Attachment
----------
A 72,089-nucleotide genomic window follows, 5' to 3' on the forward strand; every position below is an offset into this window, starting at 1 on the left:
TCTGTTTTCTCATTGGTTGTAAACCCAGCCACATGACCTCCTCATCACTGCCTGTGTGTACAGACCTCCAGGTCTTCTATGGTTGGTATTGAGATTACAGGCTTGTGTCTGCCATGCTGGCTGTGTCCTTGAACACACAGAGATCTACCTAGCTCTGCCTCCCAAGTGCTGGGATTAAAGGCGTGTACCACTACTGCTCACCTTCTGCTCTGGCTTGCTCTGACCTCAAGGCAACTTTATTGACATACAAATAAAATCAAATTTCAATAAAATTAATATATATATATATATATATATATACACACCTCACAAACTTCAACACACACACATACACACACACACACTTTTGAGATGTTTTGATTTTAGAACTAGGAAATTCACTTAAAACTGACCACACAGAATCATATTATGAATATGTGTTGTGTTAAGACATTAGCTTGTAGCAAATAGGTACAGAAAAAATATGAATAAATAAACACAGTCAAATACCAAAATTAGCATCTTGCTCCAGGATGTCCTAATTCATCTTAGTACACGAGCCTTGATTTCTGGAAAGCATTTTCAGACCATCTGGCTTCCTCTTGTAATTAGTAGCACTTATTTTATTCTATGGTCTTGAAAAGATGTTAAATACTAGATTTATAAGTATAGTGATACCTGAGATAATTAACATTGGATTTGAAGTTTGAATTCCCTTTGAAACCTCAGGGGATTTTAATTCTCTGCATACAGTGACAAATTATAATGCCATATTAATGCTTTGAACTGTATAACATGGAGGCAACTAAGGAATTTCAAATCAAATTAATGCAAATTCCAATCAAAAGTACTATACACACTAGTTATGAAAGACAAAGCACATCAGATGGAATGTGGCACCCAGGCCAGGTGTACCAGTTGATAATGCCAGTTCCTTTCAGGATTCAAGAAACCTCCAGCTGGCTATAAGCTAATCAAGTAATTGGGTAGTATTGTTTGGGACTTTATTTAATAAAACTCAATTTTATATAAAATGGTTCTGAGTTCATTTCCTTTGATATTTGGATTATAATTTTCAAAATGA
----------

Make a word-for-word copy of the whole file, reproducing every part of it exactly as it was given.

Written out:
A 72,089-nucleotide genomic window follows, 5' to 3' on the forward strand; every position below is an offset into this window, starting at 1 on the left:
TCTGTTTTCTCATTGGTTGTAAACCCAGCCACATGACCTCCTCATCACTGCCTGTGTGTACAGACCTCCAGGTCTTCTATGGTTGGTATTGAGATTACAGGCTTGTGTCTGCCATGCTGGCTGTGTCCTTGAACACACAGAGATCTACCTAGCTCTGCCTCCCAAGTGCTGGGATTAAAGGCGTGTACCACTACTGCTCACCTTCTGCTCTGGCTTGCTCTGACCTCAAGGCAACTTTATTGACATACAAATAAAATCAAATTTCAATAAAATTAATATATATATATATATATATATATACACACCTCACAAACTTCAACACACACACATACACACACACACACTTTTGAGATGTTTTGATTTTAGAACTAGGAAATTCACTTAAAACTGACCACACAGAATCATATTATGAATATGTGTTGTGTTAAGACATTAGCTTGTAGCAAATAGGTACAGAAAAAATATGAATAAATAAACACAGTCAAATACCAAAATTAGCATCTTGCTCCAGGATGTCCTAATTCATCTTAGTACACGAGCCTTGATTTCTGGAAAGCATTTTCAGACCATCTGGCTTCCTCTTGTAATTAGTAGCACTTATTTTATTCTATGGTCTTGAAAAGATGTTAAATACTAGATTTATAAGTATAGTGATACCTGAGATAATTAACATTGGATTTGAAGTTTGAATTCCCTTTGAAACCTCAGGGGATTTTAATTCTCTGCATACAGTGACAAATTATAATGCCATATTAATGCTTTGAACTGTATAACATGGAGGCAACTAAGGAATTTCAAATCAAATTAATGCAAATTCCAATCAAAAGTACTATACACACTAGTTATGAAAGACAAAGCACATCAGATGGAATGTGGCACCCAGGCCAGGTGTACCAGTTGATAATGCCAGTTCCTTTCAGGATTCAAGAAACCTCCAGCTGGCTATAAGCTAATCAAGTAATTGGGTAGTATTGTTTGGGACTTTATTTAATAAAACTCAATTTTATATAAAATGGTTCTGAGTTCATTTCCTTTGATATTTGGATTATAATTTTCAAAATGA